A financial series — offer Dave Ramsey’s Financial Peace University.
A marriage conference — Does the speaker have a book or a study to start groups?
A parenting seminar — Start groups with parents at various stages.
A weekend service — Create a sermon discussion guide (maybe with a short video).
You get the picture.
If you are responsible for these events, then you can insist on a next step. If you’re not, then you could certainly recommend one, and even offer to run it.
Is your church offering spiritual one night stands? If you are not capitalizing on the decisions and momentum of an event to create groups for lasting change, then you are squandering a great opportunity (and frustrating your people). Aren’t you ready to see lasting change?
You know that you need to train your leaders. The problem is half empty training meetings and leaders who are just difficult to reach. How do you train people who will never show up?
Your leaders like most people are inundated with information that further complicates their marginless lives. It’s probably all they can do just to lead a group. I’m not saying this is right. Unfortunately, this is your reality.
I graduated from seminary believing my purpose in life was to conduct meetings. When I started leader training meetings, most would attend. But, over time, the numbers dwindled. In fact, some days I would stand in an empty meeting room shortly after the start time. I would listen to the crickets and question the call of God on my life. Then, one day I had a realization – people hate meetings. But, how do you train your leaders if they don’t want to attend meetings? This led to a new question.
What is Training?
Maybe like me, you equated training with meetings. But, if your people won’t come to meetings, then how do you train them? You have to think outside of meetings.
You can train your leaders through conversations, blog posts, short videos, text messages, coaching, Facebook, and many other methods. You have to push the training out to them. If they won’t come to you, then go to them.
What Do They Want to Learn?
Your leaders don’t all need to know the same things at the same time. While it would be great to think you can equip your leaders by supplying them with answers to all of the questions and issues they will ever face in their groups, the reality is that leaders are only interested in solutions to the problems they are currently facing. The more your training is customized to the leaders’ needs, the more meaningful and memorable your training will be.
How Do You Know What Your Leaders Need to Know?
How Do You Deliver Individualized Training to Each Leader When They Need It?
Let me back up for a minute. There is some general training that you should deliver to all of your leaders live and in-person to get them started. All of your leaders should have an understanding of what it means to lead a group in your church and the basics of group dynamics. This should happen once during your on-boarding process.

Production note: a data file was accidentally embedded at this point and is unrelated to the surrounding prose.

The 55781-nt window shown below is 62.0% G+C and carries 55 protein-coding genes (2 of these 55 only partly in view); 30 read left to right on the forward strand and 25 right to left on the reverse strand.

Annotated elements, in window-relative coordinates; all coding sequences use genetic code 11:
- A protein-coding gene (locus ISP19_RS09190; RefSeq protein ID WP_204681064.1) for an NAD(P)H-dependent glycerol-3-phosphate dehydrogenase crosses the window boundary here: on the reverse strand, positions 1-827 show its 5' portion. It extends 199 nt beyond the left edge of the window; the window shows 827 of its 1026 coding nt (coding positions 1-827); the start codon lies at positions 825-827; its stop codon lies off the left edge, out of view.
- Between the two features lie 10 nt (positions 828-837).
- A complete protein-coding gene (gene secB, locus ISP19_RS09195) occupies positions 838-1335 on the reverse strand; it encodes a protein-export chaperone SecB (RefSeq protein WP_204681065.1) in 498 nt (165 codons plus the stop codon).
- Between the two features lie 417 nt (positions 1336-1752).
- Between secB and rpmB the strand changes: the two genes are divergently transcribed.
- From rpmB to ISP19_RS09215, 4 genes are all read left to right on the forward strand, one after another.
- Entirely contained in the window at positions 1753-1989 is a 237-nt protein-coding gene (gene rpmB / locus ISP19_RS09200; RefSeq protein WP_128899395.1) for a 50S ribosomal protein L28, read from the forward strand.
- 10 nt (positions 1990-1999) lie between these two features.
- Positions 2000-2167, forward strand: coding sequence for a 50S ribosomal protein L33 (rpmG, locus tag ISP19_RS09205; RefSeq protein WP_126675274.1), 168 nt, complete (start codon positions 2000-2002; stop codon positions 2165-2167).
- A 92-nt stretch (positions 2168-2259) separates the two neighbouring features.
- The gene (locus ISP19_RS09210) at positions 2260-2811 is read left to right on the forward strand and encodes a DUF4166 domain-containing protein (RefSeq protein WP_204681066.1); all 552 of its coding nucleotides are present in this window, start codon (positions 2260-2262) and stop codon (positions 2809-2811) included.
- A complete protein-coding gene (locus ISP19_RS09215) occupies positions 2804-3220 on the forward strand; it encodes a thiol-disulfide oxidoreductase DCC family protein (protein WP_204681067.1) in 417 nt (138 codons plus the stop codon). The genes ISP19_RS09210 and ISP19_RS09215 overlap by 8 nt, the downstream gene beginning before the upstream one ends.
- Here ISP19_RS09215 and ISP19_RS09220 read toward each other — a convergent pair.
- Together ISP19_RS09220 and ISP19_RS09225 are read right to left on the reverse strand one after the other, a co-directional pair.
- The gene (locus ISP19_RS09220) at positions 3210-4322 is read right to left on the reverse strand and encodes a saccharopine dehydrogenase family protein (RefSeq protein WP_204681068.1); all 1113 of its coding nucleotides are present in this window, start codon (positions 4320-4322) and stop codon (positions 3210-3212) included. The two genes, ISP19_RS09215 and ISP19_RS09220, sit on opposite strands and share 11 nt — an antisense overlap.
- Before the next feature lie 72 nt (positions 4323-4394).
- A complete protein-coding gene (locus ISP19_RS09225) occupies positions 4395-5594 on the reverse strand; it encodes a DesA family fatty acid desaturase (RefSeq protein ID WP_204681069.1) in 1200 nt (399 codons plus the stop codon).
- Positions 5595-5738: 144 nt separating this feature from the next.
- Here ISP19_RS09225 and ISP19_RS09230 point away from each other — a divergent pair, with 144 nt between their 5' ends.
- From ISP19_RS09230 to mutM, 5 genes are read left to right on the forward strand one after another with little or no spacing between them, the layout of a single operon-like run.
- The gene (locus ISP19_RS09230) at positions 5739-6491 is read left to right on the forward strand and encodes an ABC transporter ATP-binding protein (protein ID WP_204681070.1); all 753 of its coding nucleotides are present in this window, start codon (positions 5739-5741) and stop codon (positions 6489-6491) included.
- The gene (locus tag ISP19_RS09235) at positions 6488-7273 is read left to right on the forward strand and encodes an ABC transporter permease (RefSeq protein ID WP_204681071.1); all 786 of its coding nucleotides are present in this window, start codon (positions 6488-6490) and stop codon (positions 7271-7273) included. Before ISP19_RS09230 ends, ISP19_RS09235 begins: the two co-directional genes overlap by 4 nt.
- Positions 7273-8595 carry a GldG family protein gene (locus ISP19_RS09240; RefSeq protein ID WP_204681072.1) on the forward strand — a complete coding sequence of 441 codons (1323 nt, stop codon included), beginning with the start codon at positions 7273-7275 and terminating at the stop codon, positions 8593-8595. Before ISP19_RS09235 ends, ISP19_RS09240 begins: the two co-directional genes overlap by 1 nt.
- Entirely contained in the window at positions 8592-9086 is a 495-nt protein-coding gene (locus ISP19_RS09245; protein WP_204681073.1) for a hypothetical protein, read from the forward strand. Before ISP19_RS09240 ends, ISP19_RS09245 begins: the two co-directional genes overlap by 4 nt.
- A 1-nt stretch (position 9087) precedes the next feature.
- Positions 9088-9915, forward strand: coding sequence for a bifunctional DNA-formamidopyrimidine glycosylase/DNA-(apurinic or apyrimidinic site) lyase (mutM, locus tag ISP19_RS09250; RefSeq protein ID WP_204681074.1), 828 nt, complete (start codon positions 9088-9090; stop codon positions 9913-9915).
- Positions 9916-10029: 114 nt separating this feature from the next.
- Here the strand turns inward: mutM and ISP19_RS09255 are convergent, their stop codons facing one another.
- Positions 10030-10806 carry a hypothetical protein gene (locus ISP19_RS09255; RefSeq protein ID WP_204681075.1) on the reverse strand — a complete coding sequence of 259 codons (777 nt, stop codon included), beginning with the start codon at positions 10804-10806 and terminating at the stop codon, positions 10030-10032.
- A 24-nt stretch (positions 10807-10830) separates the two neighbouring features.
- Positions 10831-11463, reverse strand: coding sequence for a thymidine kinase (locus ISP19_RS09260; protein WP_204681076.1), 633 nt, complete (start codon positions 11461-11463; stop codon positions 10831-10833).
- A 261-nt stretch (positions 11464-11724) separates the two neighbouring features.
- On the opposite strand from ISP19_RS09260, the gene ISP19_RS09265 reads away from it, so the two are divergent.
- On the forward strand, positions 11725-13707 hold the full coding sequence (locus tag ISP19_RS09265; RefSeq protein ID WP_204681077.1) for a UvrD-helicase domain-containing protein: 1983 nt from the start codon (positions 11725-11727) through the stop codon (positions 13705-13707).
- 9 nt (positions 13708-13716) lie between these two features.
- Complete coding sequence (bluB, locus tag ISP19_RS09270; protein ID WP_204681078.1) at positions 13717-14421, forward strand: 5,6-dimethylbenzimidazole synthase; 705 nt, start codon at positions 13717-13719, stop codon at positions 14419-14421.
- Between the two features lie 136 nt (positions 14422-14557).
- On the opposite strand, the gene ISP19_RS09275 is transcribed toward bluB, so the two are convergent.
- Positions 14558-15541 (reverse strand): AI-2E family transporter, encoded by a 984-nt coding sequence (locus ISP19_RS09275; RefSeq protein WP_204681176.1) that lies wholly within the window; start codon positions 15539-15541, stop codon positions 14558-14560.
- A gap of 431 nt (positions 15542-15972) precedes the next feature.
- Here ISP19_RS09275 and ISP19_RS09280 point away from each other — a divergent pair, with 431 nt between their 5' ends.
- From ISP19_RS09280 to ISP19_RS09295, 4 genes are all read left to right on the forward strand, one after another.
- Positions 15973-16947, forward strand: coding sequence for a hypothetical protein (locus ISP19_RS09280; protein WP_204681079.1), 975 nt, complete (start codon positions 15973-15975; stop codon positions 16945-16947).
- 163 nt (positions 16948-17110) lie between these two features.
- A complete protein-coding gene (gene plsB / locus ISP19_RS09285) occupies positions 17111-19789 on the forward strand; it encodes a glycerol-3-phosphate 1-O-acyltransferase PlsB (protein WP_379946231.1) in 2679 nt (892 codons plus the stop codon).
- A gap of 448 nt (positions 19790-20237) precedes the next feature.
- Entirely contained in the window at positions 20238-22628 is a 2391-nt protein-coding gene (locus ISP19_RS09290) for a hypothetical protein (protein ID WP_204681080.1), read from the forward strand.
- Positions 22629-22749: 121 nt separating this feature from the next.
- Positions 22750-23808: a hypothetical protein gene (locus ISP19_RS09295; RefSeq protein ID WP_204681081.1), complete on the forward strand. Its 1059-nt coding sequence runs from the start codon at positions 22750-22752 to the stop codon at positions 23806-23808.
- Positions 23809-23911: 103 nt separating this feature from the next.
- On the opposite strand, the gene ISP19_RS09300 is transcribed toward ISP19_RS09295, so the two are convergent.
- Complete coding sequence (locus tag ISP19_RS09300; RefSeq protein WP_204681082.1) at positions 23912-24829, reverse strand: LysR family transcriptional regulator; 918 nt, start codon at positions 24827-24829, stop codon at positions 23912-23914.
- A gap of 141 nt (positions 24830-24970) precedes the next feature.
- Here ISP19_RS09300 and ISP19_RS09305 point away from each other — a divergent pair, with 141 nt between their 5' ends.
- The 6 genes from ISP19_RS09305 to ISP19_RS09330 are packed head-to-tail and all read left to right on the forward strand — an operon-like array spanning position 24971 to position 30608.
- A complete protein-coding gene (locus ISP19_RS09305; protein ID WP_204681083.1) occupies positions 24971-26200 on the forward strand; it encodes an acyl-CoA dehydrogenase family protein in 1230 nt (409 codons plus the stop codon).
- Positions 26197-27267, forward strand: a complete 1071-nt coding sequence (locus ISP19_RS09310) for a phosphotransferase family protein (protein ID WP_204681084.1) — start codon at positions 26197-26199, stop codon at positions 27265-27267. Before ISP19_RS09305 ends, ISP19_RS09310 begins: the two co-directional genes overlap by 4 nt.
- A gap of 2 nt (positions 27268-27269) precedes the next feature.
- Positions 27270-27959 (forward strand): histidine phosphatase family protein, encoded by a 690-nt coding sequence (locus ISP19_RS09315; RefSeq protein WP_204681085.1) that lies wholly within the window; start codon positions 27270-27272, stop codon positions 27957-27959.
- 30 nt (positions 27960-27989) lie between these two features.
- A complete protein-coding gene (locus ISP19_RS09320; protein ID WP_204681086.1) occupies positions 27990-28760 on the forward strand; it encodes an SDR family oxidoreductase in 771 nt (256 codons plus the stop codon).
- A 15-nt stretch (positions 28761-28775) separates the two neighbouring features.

Beyond that, give specific answers to specific issues. Use technology to deliver training that your leaders can access at any time. Whether you use Facebook Live or Youtube, push out short videos to your group leaders on relevant topics (answer the questions they are asking). You’ll need to archive these videos in some way so that if your group leaders don’t have an overly talkative person in their group today, then they’ll have access to the training when that person shows up in their group. You can do the same by writing and categorizing blog posts. You can even offer some training meetings – at the church, over Zoom, or even on a conference line. Whatever format you use, record and archive the content for future use.
In my church in California, I bought two cases of Henry Cloud and John Townsend’s book, Making Small Groups Work. It’s an outstanding book, and it’s still in print. I gave a copy to every one of my leaders for future reference. You could do the same thing with my book, Leading Healthy Groups, which is based on questions that my group leaders asked me. You could even use my book as content for your training videos.
Lastly, there is no adequate substitute for a coach. The best training is delivered by the person who is the most proximate to the leader when a problem occurs. The key is the relationship. Proximity trumps knowledge every time. The coach may not have the best answer, but if they can deliver a good answer in a timely way, then the leader is served well.
You may find that training leaders is difficult, but it is necessary. The key to equipping busy leaders is to provide training that is proximate, timely, and relevant. The good news with a variety of formats you can reach all of your leaders. You have to choose to move away from ineffective means of training, and maybe try something new. Don’t get stuck in a power struggle over meeting attendance. Take it to them.
How are you effectively training your leaders? Leave your comments below.